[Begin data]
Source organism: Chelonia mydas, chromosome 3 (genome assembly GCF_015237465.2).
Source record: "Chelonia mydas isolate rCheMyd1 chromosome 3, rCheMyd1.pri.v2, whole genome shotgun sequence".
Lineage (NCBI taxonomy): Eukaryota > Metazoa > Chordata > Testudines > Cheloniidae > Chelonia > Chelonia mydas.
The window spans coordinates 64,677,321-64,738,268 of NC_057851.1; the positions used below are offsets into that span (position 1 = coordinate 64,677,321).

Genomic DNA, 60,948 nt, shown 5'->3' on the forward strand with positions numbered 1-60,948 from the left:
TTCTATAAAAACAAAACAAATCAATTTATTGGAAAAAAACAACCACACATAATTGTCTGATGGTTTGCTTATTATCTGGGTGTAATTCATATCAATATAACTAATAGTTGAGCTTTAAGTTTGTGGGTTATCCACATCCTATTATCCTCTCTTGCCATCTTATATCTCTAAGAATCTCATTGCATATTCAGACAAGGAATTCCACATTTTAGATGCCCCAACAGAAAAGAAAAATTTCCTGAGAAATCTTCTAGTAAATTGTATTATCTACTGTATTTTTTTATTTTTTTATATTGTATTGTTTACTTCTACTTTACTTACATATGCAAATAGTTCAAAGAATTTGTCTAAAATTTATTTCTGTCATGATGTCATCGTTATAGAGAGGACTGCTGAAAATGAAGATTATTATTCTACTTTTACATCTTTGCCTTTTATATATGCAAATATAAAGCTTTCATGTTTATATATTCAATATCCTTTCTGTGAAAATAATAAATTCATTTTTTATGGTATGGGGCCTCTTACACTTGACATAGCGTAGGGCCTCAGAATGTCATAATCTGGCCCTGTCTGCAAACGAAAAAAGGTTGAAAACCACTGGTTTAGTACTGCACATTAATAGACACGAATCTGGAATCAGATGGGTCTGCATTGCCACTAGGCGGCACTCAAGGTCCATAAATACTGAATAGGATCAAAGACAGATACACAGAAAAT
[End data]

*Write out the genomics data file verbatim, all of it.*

Source organism: Chelonia mydas, chromosome 3 (genome assembly GCF_015237465.2).
Source record: "Chelonia mydas isolate rCheMyd1 chromosome 3, rCheMyd1.pri.v2, whole genome shotgun sequence".
Lineage (NCBI taxonomy): Eukaryota > Metazoa > Chordata > Testudines > Cheloniidae > Chelonia > Chelonia mydas.
The window spans coordinates 64,677,321-64,738,268 of NC_057851.1; the positions used below are offsets into that span (position 1 = coordinate 64,677,321).

Genomic DNA, 60,948 nt, shown 5'->3' on the forward strand with positions numbered 1-60,948 from the left:
TTCTATAAAAACAAAACAAATCAATTTATTGGAAAAAAACAACCACACATAATTGTCTGATGGTTTGCTTATTATCTGGGTGTAATTCATATCAATATAACTAATAGTTGAGCTTTAAGTTTGTGGGTTATCCACATCCTATTATCCTCTCTTGCCATCTTATATCTCTAAGAATCTCATTGCATATTCAGACAAGGAATTCCACATTTTAGATGCCCCAACAGAAAAGAAAAATTTCCTGAGAAATCTTCTAGTAAATTGTATTATCTACTGTATTTTTTTATTTTTTTATATTGTATTGTTTACTTCTACTTTACTTACATATGCAAATAGTTCAAAGAATTTGTCTAAAATTTATTTCTGTCATGATGTCATCGTTATAGAGAGGACTGCTGAAAATGAAGATTATTATTCTACTTTTACATCTTTGCCTTTTATATATGCAAATATAAAGCTTTCATGTTTATATATTCAATATCCTTTCTGTGAAAATAATAAATTCATTTTTTATGGTATGGGGCCTCTTACACTTGACATAGCGTAGGGCCTCAGAATGTCATAATCTGGCCCTGTCTGCAAACGAAAAAAGGTTGAAAACCACTGGTTTAGTACTGCACATTAATAGACACGAATCTGGAATCAGATGGGTCTGCATTGCCACTAGGCGGCACTCAAGGTCCATAAATACTGAATAGGATCAAAGACAGATACACAGAAAAT